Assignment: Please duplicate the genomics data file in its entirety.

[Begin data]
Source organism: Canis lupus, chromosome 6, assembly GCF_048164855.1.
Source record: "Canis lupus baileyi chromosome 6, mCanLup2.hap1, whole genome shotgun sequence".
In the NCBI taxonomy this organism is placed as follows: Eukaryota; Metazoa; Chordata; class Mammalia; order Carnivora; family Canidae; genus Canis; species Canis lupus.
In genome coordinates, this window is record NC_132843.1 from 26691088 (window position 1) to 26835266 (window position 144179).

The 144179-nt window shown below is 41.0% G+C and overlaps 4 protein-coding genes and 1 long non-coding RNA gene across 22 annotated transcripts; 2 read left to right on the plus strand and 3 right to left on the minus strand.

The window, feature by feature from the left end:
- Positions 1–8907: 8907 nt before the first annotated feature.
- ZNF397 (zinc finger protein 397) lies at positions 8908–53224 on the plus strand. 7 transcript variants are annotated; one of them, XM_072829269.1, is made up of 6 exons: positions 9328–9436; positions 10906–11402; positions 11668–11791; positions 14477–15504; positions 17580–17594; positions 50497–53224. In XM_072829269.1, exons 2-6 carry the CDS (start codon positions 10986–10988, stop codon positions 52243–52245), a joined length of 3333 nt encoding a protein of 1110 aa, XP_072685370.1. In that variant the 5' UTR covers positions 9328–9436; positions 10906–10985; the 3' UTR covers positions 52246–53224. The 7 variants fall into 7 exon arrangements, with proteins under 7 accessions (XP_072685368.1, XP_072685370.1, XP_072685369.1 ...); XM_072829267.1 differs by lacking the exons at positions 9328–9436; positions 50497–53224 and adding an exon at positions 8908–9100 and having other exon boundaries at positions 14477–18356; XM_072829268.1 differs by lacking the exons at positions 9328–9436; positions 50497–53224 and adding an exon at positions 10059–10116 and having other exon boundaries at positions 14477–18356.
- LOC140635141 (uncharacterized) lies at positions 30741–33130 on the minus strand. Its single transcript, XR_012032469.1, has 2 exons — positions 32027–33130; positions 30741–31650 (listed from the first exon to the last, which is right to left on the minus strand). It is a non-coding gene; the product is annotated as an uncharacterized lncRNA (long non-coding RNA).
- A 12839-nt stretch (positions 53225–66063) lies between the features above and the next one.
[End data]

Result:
Source organism: Canis lupus, chromosome 6, assembly GCF_048164855.1.
Source record: "Canis lupus baileyi chromosome 6, mCanLup2.hap1, whole genome shotgun sequence".
In the NCBI taxonomy this organism is placed as follows: Eukaryota; Metazoa; Chordata; class Mammalia; order Carnivora; family Canidae; genus Canis; species Canis lupus.
In genome coordinates, this window is record NC_132843.1 from 26691088 (window position 1) to 26835266 (window position 144179).

The 144179-nt window shown below is 41.0% G+C and overlaps 4 protein-coding genes and 1 long non-coding RNA gene across 22 annotated transcripts; 2 read left to right on the plus strand and 3 right to left on the minus strand.

The window, feature by feature from the left end:
- Positions 1–8907: 8907 nt before the first annotated feature.
- ZNF397 (zinc finger protein 397) lies at positions 8908–53224 on the plus strand. 7 transcript variants are annotated; one of them, XM_072829269.1, is made up of 6 exons: positions 9328–9436; positions 10906–11402; positions 11668–11791; positions 14477–15504; positions 17580–17594; positions 50497–53224. In XM_072829269.1, exons 2-6 carry the CDS (start codon positions 10986–10988, stop codon positions 52243–52245), a joined length of 3333 nt encoding a protein of 1110 aa, XP_072685370.1. In that variant the 5' UTR covers positions 9328–9436; positions 10906–10985; the 3' UTR covers positions 52246–53224. The 7 variants fall into 7 exon arrangements, with proteins under 7 accessions (XP_072685368.1, XP_072685370.1, XP_072685369.1 ...); XM_072829267.1 differs by lacking the exons at positions 9328–9436; positions 50497–53224 and adding an exon at positions 8908–9100 and having other exon boundaries at positions 14477–18356; XM_072829268.1 differs by lacking the exons at positions 9328–9436; positions 50497–53224 and adding an exon at positions 10059–10116 and having other exon boundaries at positions 14477–18356.
- LOC140635141 (uncharacterized) lies at positions 30741–33130 on the minus strand. Its single transcript, XR_012032469.1, has 2 exons — positions 32027–33130; positions 30741–31650 (listed from the first exon to the last, which is right to left on the minus strand). It is a non-coding gene; the product is annotated as an uncharacterized lncRNA (long non-coding RNA).
- A 12839-nt stretch (positions 53225–66063) lies between the features above and the next one.